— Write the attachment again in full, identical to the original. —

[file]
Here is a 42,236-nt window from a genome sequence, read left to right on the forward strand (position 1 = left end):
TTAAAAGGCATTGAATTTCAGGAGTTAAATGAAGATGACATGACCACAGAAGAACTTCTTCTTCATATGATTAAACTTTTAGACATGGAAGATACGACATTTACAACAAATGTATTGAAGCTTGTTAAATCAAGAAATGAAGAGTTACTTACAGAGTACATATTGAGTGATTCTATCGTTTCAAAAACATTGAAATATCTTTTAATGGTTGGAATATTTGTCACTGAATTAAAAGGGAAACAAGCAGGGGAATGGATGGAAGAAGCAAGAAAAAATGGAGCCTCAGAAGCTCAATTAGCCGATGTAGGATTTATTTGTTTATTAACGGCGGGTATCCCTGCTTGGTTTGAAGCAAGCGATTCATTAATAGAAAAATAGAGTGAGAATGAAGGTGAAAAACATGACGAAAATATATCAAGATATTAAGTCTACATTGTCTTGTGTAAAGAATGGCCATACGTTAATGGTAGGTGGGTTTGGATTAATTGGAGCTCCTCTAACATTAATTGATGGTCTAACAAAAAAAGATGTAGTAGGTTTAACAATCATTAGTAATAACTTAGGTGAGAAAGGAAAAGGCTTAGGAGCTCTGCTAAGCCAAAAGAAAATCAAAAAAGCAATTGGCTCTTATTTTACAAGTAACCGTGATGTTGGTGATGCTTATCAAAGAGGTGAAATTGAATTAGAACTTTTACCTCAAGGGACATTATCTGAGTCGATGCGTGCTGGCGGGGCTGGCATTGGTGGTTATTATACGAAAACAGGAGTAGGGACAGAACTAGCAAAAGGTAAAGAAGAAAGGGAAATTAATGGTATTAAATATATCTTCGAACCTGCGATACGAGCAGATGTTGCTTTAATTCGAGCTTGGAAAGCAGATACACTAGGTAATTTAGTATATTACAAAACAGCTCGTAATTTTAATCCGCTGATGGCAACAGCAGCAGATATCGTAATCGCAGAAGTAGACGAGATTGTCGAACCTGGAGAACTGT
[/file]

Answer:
Here is a 42,236-nt window from a genome sequence, read left to right on the forward strand (position 1 = left end):
TTAAAAGGCATTGAATTTCAGGAGTTAAATGAAGATGACATGACCACAGAAGAACTTCTTCTTCATATGATTAAACTTTTAGACATGGAAGATACGACATTTACAACAAATGTATTGAAGCTTGTTAAATCAAGAAATGAAGAGTTACTTACAGAGTACATATTGAGTGATTCTATCGTTTCAAAAACATTGAAATATCTTTTAATGGTTGGAATATTTGTCACTGAATTAAAAGGGAAACAAGCAGGGGAATGGATGGAAGAAGCAAGAAAAAATGGAGCCTCAGAAGCTCAATTAGCCGATGTAGGATTTATTTGTTTATTAACGGCGGGTATCCCTGCTTGGTTTGAAGCAAGCGATTCATTAATAGAAAAATAGAGTGAGAATGAAGGTGAAAAACATGACGAAAATATATCAAGATATTAAGTCTACATTGTCTTGTGTAAAGAATGGCCATACGTTAATGGTAGGTGGGTTTGGATTAATTGGAGCTCCTCTAACATTAATTGATGGTCTAACAAAAAAAGATGTAGTAGGTTTAACAATCATTAGTAATAACTTAGGTGAGAAAGGAAAAGGCTTAGGAGCTCTGCTAAGCCAAAAGAAAATCAAAAAAGCAATTGGCTCTTATTTTACAAGTAACCGTGATGTTGGTGATGCTTATCAAAGAGGTGAAATTGAATTAGAACTTTTACCTCAAGGGACATTATCTGAGTCGATGCGTGCTGGCGGGGCTGGCATTGGTGGTTATTATACGAAAACAGGAGTAGGGACAGAACTAGCAAAAGGTAAAGAAGAAAGGGAAATTAATGGTATTAAATATATCTTCGAACCTGCGATACGAGCAGATGTTGCTTTAATTCGAGCTTGGAAAGCAGATACACTAGGTAATTTAGTATATTACAAAACAGCTCGTAATTTTAATCCGCTGATGGCAACAGCAGCAGATATCGTAATCGCAGAAGTAGACGAGATTGTCGAACCTGGAGAACTGT